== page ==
Theodore Roosevelt statue at Museum of Natural History defaced with red liquid

A red liquid was splashed on the base of the Theodore Roosevelt statue outside the American Museum of National History in New York City early Thursday morning, police said, continuing a trend of vandalism of statues deemed offensive by certain groups.

The paint spray was discovered around 7:15 a.m. Thursday morning, said police, who believe the incident occurred sometime after 4 a.m. No words were written with the paint.

Erected in 1938, the 10-foot-tall statue depicts the nation’s 26th president on horseback, flanked by an indigenous man and an African-American man.

Erected in 1938, the 10-foot-tall statue depicts 26th President Theodore Roosevelt on horseback flanked by an indigenous man and an African-American man.

Erected in 1938, the 10-foot-tall statue depicts President Theodore Roosevelt on horseback.  (Patrick Manning/Fox News)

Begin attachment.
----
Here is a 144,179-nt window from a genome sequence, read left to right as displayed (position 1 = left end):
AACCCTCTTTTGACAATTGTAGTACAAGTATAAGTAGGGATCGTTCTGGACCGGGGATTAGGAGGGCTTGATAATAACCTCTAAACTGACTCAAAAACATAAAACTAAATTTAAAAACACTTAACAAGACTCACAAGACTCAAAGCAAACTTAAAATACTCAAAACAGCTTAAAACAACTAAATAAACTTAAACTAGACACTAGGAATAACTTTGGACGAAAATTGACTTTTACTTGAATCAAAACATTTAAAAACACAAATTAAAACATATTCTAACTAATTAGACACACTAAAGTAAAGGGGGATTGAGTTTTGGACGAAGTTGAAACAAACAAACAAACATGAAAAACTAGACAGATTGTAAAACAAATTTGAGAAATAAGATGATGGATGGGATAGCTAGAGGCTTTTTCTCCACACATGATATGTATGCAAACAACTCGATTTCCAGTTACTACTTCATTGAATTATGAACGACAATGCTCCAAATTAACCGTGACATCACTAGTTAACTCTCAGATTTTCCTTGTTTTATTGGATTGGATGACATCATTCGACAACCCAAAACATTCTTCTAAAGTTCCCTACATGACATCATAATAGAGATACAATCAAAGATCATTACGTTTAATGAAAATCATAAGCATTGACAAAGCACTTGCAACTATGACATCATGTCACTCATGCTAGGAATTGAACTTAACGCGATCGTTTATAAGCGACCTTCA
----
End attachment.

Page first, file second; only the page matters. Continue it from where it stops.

The statue, which sits on the steps leading up to the museum, has been a focal point of Columbus Day protests for several years. Activists claim it depicts racism, and white supremacy over other cultures.

“This is not a way to advance this conversation,” Anne Canty, a spokesperson for the museum told Fox News. “The mayor has opened [a] panel, looking at the question of statues. We refer people to that.”

Workers with the New York City Department of Parks and Recreation clean up the Theodore Roosevelt statue outside the American Natural History Museum in New York City.

Workers with the New York City Department of Parks and Recreation clean up the Theodore Roosevelt statue.  (Patrick Manning/Fox News)

No suspect has been identified and police said the investigation is ongoing. The city’s parks department said a crew has been sent to clean up the liquid.

The incident comes weeks after a similar liquid was splashed on a Christopher Columbus statue several blocks away.

“Hate will not be tolerated,” the unidentified vandal wrote on the Columbus statue along with “#somthingscoming.”

Fox News’ Patrick Manning contributed to this report.